“You know she’s my daughter, don’t you?” asks George. He can’t help basking in the reflected glory of her celebrity status even while conceding that she grew up in England without knowing him and wants nothing to do with him now. “What really bothers me more than anything is that she has given interviews saying I never tried to contact her until after she became a star. It’s not true. I embarrass her.

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“She hangs out with left-wing actors like Robert De Niro and Jack Nicholson and Harry Dean Stanton. They don’t like me because I’ve bad-mouthed Hollywood . . . they’ve convinced her I’m bad for her career.”

In fact, nothing would be better for George’s career than a sensationalized reconciliation with De Mornay. All his years trying to drum up controversy on “Hot Seat” have failed to gain the show the visibility he craves, either in Southern California or nationally as carried by Channel America.

George’s KDOC audience is too small to be rated, according to the Nielsen Media Research Co. That means both the weekly “Hot Seat” and the daily “Highlights” reach “less than 24,400 households within the Los Angeles viewing area,” a spokeswoman said.

Similarly, Channel America does not reach enough viewers nationwide to be rated, although network founder David Post said from New York that “Hot Seat” has exceeded his expectations. Besides 100 stations affiliated with the 4-year-old Channel America, another 50 stations pick up the show on an unaffiliated basis, Post said. (“Highlights” became a regular network offering this month.)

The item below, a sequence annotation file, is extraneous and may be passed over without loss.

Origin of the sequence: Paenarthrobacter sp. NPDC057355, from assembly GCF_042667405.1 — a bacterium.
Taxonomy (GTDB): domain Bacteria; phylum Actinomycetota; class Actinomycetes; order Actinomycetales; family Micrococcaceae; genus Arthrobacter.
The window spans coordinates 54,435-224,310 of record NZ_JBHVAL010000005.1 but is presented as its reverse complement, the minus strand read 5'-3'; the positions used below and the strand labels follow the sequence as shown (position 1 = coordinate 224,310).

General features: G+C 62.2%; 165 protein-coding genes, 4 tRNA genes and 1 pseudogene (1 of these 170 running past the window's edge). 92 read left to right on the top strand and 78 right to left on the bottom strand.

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George says he gets “an average of 200 to 300 letters a week,” however, not only from fans in the United States but also from viewers who see “Hot Seat” on Channel America in England, Germany, New Zealand and Australia.

Post said Channel America buys time on a broadcast satellite that reaches many Caribbean and Central American markets and some in South America but cannot reach Europe or beyond.

Whatever the case, there is no disputing that George is “Hot Seat’s” one-man band. He books the guests, writes the commentaries and produces the show. His third wife, Janis, answers the mail, he said, “but I autograph the pictures.”

George even serves as chief prop man. Once a week he takes down three framed posters from his office walls--dated images of Richard Nixon, John Wayne and a NASA shuttle launch--and trundles them onto the “Hot Seat” set, where he rehangs them for his late-night broadcast.

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“I’ve done the show 52 weeks straight, every year for 10 years, without a vacation,” said George, who is not unlike the dairy farmer who never misses a milking.

Even if he’s bending the truth--and only this week George apologized to viewers for re-running a show on Monday--that’s a record to be proud of.